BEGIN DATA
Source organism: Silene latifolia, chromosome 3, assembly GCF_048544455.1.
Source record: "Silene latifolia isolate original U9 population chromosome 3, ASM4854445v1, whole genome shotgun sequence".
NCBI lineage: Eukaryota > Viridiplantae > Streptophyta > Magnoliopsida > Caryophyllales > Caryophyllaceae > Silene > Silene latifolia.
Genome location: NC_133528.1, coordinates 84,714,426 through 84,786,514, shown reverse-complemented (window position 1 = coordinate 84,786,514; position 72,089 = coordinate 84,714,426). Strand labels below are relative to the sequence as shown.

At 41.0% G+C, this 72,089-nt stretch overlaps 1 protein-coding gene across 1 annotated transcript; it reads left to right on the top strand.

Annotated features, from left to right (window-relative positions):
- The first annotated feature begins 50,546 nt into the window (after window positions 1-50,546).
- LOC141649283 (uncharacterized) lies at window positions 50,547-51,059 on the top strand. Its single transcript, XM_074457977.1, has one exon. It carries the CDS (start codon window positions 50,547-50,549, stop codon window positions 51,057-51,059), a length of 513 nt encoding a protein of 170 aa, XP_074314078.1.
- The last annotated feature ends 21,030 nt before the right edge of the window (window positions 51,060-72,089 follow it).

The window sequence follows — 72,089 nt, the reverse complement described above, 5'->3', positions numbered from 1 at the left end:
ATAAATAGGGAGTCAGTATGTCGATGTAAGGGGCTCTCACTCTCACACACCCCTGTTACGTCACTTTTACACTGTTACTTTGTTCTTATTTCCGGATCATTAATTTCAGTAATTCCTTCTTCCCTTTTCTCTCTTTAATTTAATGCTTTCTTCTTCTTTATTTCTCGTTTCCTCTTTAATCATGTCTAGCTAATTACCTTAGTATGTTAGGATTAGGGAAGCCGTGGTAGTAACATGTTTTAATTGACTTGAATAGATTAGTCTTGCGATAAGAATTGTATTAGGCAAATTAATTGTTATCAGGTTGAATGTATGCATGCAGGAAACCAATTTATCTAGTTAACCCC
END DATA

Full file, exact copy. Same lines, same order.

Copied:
Source organism: Silene latifolia, chromosome 3, assembly GCF_048544455.1.
Source record: "Silene latifolia isolate original U9 population chromosome 3, ASM4854445v1, whole genome shotgun sequence".
NCBI lineage: Eukaryota > Viridiplantae > Streptophyta > Magnoliopsida > Caryophyllales > Caryophyllaceae > Silene > Silene latifolia.
Genome location: NC_133528.1, coordinates 84,714,426 through 84,786,514, shown reverse-complemented (window position 1 = coordinate 84,786,514; position 72,089 = coordinate 84,714,426). Strand labels below are relative to the sequence as shown.

At 41.0% G+C, this 72,089-nt stretch overlaps 1 protein-coding gene across 1 annotated transcript; it reads left to right on the top strand.

Annotated features, from left to right (window-relative positions):
- The first annotated feature begins 50,546 nt into the window (after window positions 1-50,546).
- LOC141649283 (uncharacterized) lies at window positions 50,547-51,059 on the top strand. Its single transcript, XM_074457977.1, has one exon. It carries the CDS (start codon window positions 50,547-50,549, stop codon window positions 51,057-51,059), a length of 513 nt encoding a protein of 170 aa, XP_074314078.1.
- The last annotated feature ends 21,030 nt before the right edge of the window (window positions 51,060-72,089 follow it).

The window sequence follows — 72,089 nt, the reverse complement described above, 5'->3', positions numbered from 1 at the left end:
ATAAATAGGGAGTCAGTATGTCGATGTAAGGGGCTCTCACTCTCACACACCCCTGTTACGTCACTTTTACACTGTTACTTTGTTCTTATTTCCGGATCATTAATTTCAGTAATTCCTTCTTCCCTTTTCTCTCTTTAATTTAATGCTTTCTTCTTCTTTATTTCTCGTTTCCTCTTTAATCATGTCTAGCTAATTACCTTAGTATGTTAGGATTAGGGAAGCCGTGGTAGTAACATGTTTTAATTGACTTGAATAGATTAGTCTTGCGATAAGAATTGTATTAGGCAAATTAATTGTTATCAGGTTGAATGTATGCATGCAGGAAACCAATTTATCTAGTTAACCCC